Samsung Electronics must pay approximately $120 million to Apple for patent infringement, the Supreme Court of the United States effectively ruled on Monday after refusing to hear the South Korean tech giant's appeal to the fine confirmed by the U.S. Court of Appeals for the Federal Circuit in late 2016. The penalty covers infringement of a number of Apple's proprietary iPhone features like quick links and slide-to-unlock, having originally been awarded to the Cupertino, California-based consumer electronics company in mid-2014 but being subjected to numerous additional reviews by appellate bodies ever since.
The new development marks the definitive end of the years-long legal battle over mobile patent infringement between two of the largest smartphone makers on the planet; with the top judicial body in the country refusing to hear Samsung's appeal, the Seoul-based original equipment manufacturer officially exhausted all of its legal remedies for (once again) overturning the decision on the matter in favor of Apple. Samsung's dismissed argument relied on claims that the original fine issued to the company wasn't determined in accordance with established legal procedures, having been made without expert testimonies and supporting paperwork, in addition to supposedly falling victim to a law change pertaining to injunctions and invalidated patents. Apple rebuffed those notions by stating that Samsung's appeal doesn't hold anything of value for the SCOTUS to review, with the court ultimately agreeing with that assessment.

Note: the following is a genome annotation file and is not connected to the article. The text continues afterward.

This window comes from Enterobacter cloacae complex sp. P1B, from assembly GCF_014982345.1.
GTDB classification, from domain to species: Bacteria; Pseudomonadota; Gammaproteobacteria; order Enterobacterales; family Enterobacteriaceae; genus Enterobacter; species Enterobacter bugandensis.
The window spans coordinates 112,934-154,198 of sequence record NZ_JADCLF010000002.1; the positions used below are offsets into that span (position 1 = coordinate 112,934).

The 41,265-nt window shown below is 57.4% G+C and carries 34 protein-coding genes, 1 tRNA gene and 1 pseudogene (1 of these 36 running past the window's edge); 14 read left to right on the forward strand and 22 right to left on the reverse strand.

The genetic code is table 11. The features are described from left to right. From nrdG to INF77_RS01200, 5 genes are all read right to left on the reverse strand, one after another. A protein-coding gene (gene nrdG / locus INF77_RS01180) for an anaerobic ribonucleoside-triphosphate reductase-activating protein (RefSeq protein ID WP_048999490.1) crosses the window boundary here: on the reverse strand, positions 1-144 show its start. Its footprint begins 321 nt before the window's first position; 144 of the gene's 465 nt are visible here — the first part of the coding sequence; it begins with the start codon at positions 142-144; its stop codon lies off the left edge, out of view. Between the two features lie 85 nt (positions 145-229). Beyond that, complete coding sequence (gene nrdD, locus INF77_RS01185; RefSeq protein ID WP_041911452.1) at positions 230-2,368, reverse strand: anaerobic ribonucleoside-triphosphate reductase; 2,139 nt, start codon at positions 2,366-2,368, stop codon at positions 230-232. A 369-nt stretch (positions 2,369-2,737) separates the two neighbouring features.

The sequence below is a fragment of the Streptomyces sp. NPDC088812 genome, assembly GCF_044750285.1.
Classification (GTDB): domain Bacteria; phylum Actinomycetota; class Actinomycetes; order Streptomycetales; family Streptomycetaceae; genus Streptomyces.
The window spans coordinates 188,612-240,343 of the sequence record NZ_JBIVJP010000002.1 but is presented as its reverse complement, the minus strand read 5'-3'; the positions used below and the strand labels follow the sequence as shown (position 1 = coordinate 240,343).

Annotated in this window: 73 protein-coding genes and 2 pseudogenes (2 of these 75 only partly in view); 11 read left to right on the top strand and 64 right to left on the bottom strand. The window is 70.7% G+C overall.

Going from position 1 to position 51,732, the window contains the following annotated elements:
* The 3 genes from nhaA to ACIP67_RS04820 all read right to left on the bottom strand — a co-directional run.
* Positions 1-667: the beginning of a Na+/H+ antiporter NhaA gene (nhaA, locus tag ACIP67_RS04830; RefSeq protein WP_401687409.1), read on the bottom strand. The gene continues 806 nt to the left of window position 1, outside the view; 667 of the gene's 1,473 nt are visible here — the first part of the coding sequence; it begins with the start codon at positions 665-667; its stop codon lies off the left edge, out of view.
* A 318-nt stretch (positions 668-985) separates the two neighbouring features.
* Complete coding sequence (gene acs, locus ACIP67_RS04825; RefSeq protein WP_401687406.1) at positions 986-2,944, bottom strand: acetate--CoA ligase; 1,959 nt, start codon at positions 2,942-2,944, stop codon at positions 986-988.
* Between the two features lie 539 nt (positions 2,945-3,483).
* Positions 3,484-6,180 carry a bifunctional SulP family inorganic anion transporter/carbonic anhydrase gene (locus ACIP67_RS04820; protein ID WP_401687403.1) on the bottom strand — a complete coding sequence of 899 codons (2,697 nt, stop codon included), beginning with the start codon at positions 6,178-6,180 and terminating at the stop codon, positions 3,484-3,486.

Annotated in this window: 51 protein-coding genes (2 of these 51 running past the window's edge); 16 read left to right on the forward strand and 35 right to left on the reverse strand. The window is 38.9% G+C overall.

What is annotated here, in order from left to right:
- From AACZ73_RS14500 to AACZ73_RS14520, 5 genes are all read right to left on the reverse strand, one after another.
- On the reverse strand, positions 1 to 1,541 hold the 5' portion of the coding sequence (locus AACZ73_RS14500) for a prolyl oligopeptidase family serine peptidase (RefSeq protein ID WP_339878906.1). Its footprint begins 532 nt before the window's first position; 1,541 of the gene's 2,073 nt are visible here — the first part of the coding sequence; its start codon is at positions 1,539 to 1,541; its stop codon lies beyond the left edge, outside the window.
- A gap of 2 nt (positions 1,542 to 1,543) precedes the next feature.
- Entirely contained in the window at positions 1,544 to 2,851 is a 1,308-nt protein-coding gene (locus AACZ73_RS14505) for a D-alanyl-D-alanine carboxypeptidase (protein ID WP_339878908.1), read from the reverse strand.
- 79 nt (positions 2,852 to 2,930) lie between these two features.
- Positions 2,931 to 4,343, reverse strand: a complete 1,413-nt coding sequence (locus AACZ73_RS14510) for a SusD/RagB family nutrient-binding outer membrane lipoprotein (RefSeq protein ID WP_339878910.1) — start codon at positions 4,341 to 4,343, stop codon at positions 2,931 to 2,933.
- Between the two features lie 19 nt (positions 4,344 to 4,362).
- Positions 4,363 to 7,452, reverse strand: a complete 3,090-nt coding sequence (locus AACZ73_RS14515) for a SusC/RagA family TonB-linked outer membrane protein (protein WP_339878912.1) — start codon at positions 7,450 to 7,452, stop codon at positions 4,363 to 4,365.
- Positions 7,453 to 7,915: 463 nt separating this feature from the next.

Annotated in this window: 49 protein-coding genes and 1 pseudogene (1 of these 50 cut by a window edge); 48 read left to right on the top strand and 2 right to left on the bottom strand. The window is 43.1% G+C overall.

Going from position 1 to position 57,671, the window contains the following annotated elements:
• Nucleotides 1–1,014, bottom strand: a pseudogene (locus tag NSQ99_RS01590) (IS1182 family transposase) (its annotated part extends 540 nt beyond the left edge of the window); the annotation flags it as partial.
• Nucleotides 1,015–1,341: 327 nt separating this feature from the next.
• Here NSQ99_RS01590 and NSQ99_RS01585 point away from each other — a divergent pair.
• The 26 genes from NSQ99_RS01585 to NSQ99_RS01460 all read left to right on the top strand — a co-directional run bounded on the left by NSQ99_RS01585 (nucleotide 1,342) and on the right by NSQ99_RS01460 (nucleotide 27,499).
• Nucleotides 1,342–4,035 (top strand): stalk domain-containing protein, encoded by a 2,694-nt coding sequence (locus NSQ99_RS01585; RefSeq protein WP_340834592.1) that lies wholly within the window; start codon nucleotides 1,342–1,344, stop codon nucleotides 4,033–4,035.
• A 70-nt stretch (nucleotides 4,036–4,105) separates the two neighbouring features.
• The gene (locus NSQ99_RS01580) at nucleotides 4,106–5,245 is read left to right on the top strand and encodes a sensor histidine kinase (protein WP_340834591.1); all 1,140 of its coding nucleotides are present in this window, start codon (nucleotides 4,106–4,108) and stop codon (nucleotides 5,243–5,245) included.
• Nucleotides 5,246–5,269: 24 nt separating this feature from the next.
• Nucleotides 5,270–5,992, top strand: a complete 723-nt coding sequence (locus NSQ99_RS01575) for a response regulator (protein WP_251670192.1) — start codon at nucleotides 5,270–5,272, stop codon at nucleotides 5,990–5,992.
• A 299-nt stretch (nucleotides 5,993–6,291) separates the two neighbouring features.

Samsung is now expected to pay the full sum awarded to Apple in the near future, presumably by the end of the year. Despite their legal disputes, Samsung and Apple have been successfully collaborating for many years now, with the South Korean company standing to make a significant profit on the new iPhone X whose 5.8-inch Super AMOLED panel was supplied by Samsung Display. Apple has reportedly been seeking to free itself from its reliance on Samsung as a parts supplier in recent times, though the firm is still without many alternatives, with its rival's dominance in the mobile OLED segment remaining rather convincing. LG Display is projected to put up a better fight in the coming years as it ramps up its manufacturing capabilities, though Apple and Samsung are still likely to continue their partnership in the foreseeable future.